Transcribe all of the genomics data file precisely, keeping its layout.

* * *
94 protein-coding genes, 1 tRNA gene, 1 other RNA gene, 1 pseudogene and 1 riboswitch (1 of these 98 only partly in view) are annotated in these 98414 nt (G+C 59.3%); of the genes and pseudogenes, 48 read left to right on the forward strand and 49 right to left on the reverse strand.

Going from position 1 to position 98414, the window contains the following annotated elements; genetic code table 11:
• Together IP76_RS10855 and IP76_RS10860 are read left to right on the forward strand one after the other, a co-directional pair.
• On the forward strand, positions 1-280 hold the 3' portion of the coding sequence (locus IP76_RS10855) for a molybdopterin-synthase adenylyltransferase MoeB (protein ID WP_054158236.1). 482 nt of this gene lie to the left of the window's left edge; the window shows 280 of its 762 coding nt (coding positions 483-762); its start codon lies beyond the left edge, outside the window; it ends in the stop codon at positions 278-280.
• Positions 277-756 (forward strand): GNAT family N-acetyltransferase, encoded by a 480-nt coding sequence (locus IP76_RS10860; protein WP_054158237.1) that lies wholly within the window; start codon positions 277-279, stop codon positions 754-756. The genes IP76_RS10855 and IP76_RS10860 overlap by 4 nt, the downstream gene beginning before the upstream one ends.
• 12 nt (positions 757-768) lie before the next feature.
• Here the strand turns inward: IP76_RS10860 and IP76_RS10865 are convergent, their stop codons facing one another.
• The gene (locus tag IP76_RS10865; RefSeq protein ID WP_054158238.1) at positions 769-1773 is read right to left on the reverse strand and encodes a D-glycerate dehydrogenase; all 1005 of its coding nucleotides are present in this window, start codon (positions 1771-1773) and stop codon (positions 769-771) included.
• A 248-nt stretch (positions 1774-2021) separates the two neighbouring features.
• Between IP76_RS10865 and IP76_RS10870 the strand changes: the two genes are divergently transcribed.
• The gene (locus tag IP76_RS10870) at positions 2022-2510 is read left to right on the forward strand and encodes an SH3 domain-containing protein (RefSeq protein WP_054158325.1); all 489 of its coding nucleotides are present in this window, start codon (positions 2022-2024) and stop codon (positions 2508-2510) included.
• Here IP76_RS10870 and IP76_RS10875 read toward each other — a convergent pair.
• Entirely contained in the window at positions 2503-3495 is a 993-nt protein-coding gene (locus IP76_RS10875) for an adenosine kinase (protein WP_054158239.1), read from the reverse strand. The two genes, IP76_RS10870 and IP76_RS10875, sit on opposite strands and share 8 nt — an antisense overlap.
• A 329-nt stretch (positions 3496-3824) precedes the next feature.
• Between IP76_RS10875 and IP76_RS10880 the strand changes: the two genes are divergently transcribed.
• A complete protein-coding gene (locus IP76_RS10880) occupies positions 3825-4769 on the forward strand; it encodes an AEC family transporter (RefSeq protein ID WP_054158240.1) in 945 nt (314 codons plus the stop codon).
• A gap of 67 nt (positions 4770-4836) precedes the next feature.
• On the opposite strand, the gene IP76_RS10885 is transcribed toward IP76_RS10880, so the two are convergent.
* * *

94 protein-coding genes, 1 tRNA gene, 1 other RNA gene, 1 pseudogene and 1 riboswitch (1 of these 98 only partly in view) are annotated in these 98414 nt (G+C 59.3%); of the genes and pseudogenes, 48 read left to right on the forward strand and 49 right to left on the reverse strand.

Going from position 1 to position 98414, the window contains the following annotated elements; genetic code table 11:
• Together IP76_RS10855 and IP76_RS10860 are read left to right on the forward strand one after the other, a co-directional pair.
• On the forward strand, positions 1-280 hold the 3' portion of the coding sequence (locus IP76_RS10855) for a molybdopterin-synthase adenylyltransferase MoeB (protein ID WP_054158236.1). 482 nt of this gene lie to the left of the window's left edge; the window shows 280 of its 762 coding nt (coding positions 483-762); its start codon lies beyond the left edge, outside the window; it ends in the stop codon at positions 278-280.
• Positions 277-756 (forward strand): GNAT family N-acetyltransferase, encoded by a 480-nt coding sequence (locus IP76_RS10860; protein WP_054158237.1) that lies wholly within the window; start codon positions 277-279, stop codon positions 754-756. The genes IP76_RS10855 and IP76_RS10860 overlap by 4 nt, the downstream gene beginning before the upstream one ends.
• 12 nt (positions 757-768) lie before the next feature.
• Here the strand turns inward: IP76_RS10860 and IP76_RS10865 are convergent, their stop codons facing one another.
• The gene (locus tag IP76_RS10865; RefSeq protein ID WP_054158238.1) at positions 769-1773 is read right to left on the reverse strand and encodes a D-glycerate dehydrogenase; all 1005 of its coding nucleotides are present in this window, start codon (positions 1771-1773) and stop codon (positions 769-771) included.
• A 248-nt stretch (positions 1774-2021) separates the two neighbouring features.
• Between IP76_RS10865 and IP76_RS10870 the strand changes: the two genes are divergently transcribed.
• The gene (locus tag IP76_RS10870) at positions 2022-2510 is read left to right on the forward strand and encodes an SH3 domain-containing protein (RefSeq protein WP_054158325.1); all 489 of its coding nucleotides are present in this window, start codon (positions 2022-2024) and stop codon (positions 2508-2510) included.
• Here IP76_RS10870 and IP76_RS10875 read toward each other — a convergent pair.
• Entirely contained in the window at positions 2503-3495 is a 993-nt protein-coding gene (locus IP76_RS10875) for an adenosine kinase (protein WP_054158239.1), read from the reverse strand. The two genes, IP76_RS10870 and IP76_RS10875, sit on opposite strands and share 8 nt — an antisense overlap.
• A 329-nt stretch (positions 3496-3824) precedes the next feature.
• Between IP76_RS10875 and IP76_RS10880 the strand changes: the two genes are divergently transcribed.
• A complete protein-coding gene (locus IP76_RS10880) occupies positions 3825-4769 on the forward strand; it encodes an AEC family transporter (RefSeq protein ID WP_054158240.1) in 945 nt (314 codons plus the stop codon).
• A gap of 67 nt (positions 4770-4836) precedes the next feature.
• On the opposite strand, the gene IP76_RS10885 is transcribed toward IP76_RS10880, so the two are convergent.